Kenya Airways jet crashes with 114

The six-month-old Boeing 737-800 took off in a thunderstorm, then issued a distress signal.

Published May 6, 2007

YAOUNDE, Cameroon - A Kenya Airways jet that took off during a midnight storm crashed early Saturday with 114 on board after sending out a distress signal over remote southern Cameroon, officials said. Nearby villagers reported hearing an explosion and seeing a flash of fire.

The jet bound for the Kenyan capital, Nairobi, went down near the town of Lolodorf, about 90 miles southeast of Douala, where it had taken off after midnight, said Alex Bayeck, a regional communications officer.

He said search planes were flying over the forested area where the airliner gave off the signal but no wreckage had been spotted.

Kenya Airways chief executive Titus Naikuni held back on confirming the crash "until we see the plane - until then, it's missing, " he said.

The airline is considered one of the safest in Africa, and the last time one of its international flights crashed was on Jan. 30, 2000. Investigators blamed a faulty alarm and pilot error for that crash, which killed 169 people.

Naikuni said that the distress call Saturday was issued automatically - "from a machine, not a pilot" - but that a crash is not the only reason a plane issues an automatic distress signal.

Boeing spokesman Jim Proulx said the plane was equipped with an emergency transmitter that sends out an automatic locator signal "in the event of a rapid change in velocity."

Naikuni said the plane, which he said was six months old, took off an hour late because of rain. Douala airport officials confirmed thunderstorms but said that was unlikely to have been the sole cause of the accident.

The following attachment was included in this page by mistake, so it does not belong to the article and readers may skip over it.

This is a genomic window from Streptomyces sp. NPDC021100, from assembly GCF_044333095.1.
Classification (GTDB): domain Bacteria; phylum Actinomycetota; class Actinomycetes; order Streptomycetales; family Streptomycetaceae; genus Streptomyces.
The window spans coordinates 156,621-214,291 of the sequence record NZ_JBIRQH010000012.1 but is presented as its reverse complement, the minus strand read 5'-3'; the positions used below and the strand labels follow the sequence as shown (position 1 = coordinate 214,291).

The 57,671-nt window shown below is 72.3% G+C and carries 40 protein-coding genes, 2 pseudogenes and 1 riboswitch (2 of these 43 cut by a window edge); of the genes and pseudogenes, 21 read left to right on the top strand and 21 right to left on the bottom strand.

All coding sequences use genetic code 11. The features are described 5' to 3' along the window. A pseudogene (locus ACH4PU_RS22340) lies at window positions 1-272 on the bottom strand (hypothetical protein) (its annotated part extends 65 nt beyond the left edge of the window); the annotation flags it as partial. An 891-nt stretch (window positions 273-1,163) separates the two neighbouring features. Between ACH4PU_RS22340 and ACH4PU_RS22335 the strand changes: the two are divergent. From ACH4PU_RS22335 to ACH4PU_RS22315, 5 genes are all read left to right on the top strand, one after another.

"There was a thunderstorm, but there were other planes that left after (the Kenya Airways flight to Nairobi) that had no problems, " said Thomas Sobatam, head of weather observation at the airport.

The Boeing 737-800 was carrying 114 people, including 105 passengers from at least 23 countries, Kenyan airline officials said.

The flight left Douala at 12:05 a.m. and was to arrive in Nairobi at 6:15 a.m. It originated in Ivory Coast but stopped in Cameroon to pick up more passengers, the airline said.

Kenyan government spokesman Alfred Mutua urged patience. "The area is in a very dense forest; the weather has been horrid to say the least, " he said, suggesting that rain was hampering the search.

That area of Cameroon is not well-covered by radar, and investigators are having a hard time pinpointing the plane's flight path, Mutua said.

Relatives at Nairobi's airport began wailing at reports of the crash. Dozens of family members collapsed in the terminal.

Janet Mwema went to a crisis center Kenya Airways set up at a Nairobi hotel because she believed her daughter, Vicky, a cabin crew member, might have been on the flight.

"We trust God that he will strengthen his people, " Mwema said. "Because we all go one day, whether it is accident or what."